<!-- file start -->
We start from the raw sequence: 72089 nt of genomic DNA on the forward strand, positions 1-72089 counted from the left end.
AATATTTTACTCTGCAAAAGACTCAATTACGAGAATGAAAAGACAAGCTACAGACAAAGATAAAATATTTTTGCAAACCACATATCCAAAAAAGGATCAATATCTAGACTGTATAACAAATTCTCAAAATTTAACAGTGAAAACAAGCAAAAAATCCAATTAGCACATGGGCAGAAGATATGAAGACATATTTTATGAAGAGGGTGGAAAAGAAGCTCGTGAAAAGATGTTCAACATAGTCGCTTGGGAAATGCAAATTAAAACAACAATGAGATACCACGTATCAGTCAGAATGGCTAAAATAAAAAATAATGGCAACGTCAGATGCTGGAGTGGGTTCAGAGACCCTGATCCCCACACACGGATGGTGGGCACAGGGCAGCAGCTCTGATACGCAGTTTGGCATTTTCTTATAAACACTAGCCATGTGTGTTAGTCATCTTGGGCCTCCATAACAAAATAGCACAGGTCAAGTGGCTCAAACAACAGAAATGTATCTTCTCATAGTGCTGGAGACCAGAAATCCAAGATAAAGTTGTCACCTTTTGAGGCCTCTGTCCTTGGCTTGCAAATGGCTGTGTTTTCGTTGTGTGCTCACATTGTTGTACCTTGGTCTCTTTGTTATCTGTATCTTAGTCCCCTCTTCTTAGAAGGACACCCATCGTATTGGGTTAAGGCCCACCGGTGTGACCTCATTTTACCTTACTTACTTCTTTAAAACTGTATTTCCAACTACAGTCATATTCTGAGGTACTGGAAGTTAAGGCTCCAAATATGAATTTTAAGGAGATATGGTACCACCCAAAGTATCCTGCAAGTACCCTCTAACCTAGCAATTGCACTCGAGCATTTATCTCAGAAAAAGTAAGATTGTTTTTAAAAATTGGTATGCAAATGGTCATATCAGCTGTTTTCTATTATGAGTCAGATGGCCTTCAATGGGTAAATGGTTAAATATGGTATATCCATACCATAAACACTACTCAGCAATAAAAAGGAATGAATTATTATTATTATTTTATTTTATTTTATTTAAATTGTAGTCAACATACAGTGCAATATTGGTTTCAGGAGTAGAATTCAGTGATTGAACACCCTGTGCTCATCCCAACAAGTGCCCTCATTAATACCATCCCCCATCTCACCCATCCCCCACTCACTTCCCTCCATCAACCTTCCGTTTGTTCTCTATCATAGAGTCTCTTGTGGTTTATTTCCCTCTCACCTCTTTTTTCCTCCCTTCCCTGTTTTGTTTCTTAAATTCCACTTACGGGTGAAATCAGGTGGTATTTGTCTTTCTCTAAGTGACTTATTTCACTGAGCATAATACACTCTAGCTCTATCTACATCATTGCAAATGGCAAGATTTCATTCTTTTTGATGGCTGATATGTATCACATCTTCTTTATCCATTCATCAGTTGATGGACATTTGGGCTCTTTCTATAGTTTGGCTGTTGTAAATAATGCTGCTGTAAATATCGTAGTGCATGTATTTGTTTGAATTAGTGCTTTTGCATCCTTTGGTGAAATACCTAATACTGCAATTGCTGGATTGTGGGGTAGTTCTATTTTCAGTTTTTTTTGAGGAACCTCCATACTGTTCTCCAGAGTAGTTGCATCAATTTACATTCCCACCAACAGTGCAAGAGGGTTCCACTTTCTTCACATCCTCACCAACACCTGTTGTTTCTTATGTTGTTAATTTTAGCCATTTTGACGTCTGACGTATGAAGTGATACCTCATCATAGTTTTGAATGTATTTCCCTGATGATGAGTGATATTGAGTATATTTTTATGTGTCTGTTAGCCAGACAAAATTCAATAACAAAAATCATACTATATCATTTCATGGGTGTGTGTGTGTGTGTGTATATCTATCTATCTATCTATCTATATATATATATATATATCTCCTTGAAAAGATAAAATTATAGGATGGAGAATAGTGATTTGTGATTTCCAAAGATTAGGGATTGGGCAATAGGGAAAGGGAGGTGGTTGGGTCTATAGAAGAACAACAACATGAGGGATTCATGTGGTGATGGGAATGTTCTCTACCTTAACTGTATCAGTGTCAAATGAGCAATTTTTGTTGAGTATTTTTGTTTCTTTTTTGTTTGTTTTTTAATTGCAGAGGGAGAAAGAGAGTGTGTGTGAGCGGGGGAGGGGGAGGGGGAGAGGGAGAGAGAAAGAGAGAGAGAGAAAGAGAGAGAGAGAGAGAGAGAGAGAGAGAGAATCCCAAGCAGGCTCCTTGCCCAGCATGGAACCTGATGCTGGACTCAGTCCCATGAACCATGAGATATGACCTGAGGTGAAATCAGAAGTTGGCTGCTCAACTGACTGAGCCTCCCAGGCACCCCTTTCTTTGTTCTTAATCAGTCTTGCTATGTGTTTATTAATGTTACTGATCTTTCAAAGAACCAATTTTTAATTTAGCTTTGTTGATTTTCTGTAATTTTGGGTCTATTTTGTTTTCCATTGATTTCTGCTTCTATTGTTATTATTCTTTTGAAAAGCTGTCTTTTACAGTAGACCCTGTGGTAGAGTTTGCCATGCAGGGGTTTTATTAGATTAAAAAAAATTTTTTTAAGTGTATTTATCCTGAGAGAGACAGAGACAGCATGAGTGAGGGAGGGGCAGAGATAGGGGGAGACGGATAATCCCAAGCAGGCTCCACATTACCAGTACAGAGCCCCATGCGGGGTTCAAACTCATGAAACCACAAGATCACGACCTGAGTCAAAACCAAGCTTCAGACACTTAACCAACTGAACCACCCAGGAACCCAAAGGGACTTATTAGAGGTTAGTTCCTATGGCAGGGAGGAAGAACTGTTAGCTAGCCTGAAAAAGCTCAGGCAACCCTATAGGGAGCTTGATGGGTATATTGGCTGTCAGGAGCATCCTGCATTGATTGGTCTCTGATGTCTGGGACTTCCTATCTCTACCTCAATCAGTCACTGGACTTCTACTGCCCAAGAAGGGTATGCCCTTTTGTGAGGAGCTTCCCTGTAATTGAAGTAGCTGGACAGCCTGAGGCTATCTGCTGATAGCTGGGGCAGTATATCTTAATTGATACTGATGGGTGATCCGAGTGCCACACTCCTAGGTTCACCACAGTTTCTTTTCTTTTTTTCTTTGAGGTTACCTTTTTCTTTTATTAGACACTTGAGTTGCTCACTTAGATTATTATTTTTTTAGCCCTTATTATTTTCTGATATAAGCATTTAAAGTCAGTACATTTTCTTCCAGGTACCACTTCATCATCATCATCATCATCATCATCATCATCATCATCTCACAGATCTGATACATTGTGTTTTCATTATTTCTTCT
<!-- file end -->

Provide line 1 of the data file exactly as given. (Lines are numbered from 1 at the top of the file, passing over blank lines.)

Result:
We start from the raw sequence: 72089 nt of genomic DNA on the forward strand, positions 1-72089 counted from the left end.